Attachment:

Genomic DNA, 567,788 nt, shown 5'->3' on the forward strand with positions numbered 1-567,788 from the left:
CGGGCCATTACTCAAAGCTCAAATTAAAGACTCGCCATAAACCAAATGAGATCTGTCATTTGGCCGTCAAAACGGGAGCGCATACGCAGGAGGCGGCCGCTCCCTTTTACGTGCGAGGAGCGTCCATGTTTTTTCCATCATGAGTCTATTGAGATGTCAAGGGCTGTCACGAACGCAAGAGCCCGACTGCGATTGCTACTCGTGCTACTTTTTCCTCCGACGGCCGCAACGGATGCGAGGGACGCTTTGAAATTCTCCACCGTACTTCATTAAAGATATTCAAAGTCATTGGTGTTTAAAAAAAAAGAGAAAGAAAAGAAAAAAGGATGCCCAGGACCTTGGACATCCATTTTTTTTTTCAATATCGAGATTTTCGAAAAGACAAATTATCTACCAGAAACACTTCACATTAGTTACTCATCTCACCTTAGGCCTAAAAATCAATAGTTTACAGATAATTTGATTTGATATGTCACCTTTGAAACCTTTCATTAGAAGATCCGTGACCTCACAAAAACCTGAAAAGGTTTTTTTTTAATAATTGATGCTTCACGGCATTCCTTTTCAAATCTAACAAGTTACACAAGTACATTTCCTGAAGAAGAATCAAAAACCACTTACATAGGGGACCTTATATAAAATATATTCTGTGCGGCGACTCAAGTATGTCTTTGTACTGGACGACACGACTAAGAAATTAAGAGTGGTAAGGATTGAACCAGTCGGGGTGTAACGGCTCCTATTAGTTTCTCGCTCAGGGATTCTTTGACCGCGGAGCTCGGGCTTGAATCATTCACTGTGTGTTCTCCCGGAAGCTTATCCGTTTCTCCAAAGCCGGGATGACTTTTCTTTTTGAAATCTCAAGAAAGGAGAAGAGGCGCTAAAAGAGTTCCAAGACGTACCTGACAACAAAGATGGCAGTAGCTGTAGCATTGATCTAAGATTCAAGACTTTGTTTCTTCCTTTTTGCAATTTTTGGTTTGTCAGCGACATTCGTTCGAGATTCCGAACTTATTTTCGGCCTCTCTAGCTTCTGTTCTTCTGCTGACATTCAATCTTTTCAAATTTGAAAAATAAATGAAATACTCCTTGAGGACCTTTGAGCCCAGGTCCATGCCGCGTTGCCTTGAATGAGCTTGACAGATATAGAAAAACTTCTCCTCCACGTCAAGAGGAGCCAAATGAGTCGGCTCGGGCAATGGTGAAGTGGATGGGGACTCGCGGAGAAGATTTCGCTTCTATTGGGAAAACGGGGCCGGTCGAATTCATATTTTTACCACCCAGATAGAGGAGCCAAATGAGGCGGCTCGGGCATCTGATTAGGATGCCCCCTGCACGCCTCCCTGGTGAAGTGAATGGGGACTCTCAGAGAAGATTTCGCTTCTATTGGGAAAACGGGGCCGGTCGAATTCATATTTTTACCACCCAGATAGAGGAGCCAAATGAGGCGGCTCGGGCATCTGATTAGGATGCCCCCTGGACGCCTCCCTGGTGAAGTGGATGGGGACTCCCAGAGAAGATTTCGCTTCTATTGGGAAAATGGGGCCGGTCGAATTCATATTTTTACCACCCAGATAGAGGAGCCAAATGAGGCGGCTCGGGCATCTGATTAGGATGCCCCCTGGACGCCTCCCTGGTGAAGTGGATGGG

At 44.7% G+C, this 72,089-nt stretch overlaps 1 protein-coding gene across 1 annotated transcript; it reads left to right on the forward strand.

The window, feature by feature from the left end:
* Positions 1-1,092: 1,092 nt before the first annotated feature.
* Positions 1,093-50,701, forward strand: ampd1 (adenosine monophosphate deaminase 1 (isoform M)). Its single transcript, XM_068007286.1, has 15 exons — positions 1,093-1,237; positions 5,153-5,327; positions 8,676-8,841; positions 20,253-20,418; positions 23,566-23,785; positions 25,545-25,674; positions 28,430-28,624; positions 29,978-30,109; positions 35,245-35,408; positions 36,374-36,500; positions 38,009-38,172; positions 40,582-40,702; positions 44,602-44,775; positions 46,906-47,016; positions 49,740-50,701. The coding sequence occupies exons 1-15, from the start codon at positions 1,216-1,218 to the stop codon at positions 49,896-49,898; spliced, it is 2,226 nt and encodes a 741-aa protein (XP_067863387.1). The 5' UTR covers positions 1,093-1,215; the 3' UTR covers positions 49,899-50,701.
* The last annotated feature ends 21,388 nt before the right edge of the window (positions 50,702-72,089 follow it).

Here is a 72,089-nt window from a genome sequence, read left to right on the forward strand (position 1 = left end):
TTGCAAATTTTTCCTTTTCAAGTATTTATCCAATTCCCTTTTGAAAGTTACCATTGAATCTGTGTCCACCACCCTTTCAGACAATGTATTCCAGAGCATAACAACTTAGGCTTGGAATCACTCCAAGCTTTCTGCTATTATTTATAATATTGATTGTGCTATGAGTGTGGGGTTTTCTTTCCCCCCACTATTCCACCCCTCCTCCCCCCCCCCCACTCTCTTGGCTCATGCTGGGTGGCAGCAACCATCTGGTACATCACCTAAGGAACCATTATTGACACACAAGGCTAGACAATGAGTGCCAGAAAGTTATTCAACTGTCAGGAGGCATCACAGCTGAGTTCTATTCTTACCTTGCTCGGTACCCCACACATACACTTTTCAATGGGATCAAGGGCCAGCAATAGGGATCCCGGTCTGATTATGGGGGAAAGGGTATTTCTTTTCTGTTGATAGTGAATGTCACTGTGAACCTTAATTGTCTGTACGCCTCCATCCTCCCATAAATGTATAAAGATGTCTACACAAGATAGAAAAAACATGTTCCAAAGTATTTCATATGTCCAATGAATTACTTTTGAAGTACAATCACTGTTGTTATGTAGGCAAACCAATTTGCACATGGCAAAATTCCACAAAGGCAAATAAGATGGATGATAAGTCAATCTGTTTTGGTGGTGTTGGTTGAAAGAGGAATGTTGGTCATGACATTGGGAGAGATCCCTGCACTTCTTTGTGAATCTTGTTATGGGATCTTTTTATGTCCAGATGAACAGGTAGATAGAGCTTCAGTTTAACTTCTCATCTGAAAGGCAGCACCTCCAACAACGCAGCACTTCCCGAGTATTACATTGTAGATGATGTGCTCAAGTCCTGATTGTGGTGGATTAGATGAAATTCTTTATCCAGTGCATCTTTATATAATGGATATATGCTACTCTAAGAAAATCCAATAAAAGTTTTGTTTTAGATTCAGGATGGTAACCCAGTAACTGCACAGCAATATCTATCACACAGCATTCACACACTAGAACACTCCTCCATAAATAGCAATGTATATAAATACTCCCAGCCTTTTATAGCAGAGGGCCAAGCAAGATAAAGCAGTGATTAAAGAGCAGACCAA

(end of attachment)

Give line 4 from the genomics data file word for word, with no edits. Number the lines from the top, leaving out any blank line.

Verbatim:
The window, feature by feature from the left end: